Weight-space symmetry in neural network loss landscapes revisited

Anonymous

Sep 25, 2019 ICLR 2020 Conference Blind Submission readers: everyone Show Bibtex
  • TL;DR: Weight-space symmetry in neural network landscapes gives rise to numerous number of saddles and flat high-dimensional subspaces.
  • Abstract: Neural network training depends on the structure of the underlying loss landscape, i.e. local minima, saddle points, flat plateaus, and loss barriers. In relation to the structure of the landscape, we study the permutation symmetry of neurons in each layer of a deep neural network, which gives rise not only to multiple equivalent global minima of the loss function but also to critical points in between partner minima. In a network of $d-1$ hidden layers with $n_k$ neurons in layers $k = 1, \ldots, d$, we construct continuous paths between equivalent global minima that lead through a `permutation point' where the input and output weight vectors of two neurons in the same hidden layer $k$ collide and interchange. We show that such permutation points are critical points which lie inside high-dimensional subspaces of equal loss, contributing to the global flatness of the landscape. We also find that a permutation point for the exchange of neurons $i$ and $j$ transits into a flat high-dimensional plateau that enables all $n_k!$ permutations of neurons in a given layer $k$ at the same loss value. Moreover, we introduce higher-order permutation points by exploiting the hierarchical structure in the loss landscapes of neural networks, and find that the number of $K$-th order permutation points is much larger than the (already huge) number of equivalent global minima -- at least by a polynomial factor of order $K$. In two tasks, we demonstrate numerically with our path finding method that continuous paths between partner minima exist: first, in a toy network with a single hidden layer on a function approximation task and, second, in a multilayer network on the MNIST task. Our geometric approach yields a lower bound on the number of critical points generated by weight-space symmetries and provides a simple intuitive link between previous theoretical results and numerical observations.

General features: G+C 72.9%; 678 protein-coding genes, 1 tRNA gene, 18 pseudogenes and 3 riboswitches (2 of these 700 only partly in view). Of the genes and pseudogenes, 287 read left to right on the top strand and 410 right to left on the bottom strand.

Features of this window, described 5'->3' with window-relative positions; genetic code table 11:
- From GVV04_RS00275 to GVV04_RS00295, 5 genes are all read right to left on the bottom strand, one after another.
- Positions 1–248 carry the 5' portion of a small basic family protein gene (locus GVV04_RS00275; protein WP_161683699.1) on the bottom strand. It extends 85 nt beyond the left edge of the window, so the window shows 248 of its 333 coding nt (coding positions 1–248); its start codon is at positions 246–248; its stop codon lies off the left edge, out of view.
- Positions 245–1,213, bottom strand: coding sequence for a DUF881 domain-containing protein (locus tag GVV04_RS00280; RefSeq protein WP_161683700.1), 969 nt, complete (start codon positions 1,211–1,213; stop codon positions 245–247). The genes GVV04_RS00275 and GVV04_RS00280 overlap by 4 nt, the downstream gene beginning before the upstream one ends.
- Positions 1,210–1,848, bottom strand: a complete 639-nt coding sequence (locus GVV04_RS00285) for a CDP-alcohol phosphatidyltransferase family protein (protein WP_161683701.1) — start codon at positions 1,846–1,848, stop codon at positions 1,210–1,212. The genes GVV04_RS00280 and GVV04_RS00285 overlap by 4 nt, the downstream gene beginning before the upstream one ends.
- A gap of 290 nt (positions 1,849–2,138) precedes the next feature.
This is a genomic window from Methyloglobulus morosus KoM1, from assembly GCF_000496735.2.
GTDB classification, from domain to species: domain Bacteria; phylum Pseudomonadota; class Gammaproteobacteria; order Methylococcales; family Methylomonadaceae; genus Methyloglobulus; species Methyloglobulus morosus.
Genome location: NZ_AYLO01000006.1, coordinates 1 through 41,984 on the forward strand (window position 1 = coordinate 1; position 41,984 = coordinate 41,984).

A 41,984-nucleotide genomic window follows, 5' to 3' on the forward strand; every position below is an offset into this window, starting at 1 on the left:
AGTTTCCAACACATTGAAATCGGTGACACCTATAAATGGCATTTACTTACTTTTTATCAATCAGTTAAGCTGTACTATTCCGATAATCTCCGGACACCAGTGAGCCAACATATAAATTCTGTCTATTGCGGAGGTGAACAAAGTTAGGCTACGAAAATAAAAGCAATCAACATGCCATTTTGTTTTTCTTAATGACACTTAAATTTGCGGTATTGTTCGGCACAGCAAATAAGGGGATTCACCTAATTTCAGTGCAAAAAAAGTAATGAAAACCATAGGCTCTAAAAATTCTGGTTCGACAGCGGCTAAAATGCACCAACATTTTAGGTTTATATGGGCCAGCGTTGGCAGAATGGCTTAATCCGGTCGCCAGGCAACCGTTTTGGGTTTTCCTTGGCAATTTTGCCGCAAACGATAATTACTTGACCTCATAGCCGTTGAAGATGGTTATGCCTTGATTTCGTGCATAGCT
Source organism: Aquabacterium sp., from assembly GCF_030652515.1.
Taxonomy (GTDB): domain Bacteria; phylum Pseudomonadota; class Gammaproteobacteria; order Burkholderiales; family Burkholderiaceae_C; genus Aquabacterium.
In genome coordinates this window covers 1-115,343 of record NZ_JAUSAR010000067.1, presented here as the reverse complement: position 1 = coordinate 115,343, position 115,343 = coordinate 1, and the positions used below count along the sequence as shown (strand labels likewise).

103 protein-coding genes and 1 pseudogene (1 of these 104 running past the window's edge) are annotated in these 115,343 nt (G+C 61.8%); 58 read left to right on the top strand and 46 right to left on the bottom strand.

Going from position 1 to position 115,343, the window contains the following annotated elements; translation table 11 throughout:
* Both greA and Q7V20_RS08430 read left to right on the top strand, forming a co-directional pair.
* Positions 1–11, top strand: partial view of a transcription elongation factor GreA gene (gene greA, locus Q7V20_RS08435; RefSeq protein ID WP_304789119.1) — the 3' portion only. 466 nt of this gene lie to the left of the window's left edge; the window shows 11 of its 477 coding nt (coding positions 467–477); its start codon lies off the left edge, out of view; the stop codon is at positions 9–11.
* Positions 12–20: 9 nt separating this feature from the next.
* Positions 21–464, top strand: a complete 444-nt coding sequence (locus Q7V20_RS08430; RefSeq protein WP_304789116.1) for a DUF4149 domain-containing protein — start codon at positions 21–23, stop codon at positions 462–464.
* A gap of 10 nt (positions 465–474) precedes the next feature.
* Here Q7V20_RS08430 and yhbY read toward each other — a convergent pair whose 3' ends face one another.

• Keywords: Weight-space symmetry, neural network landscapes
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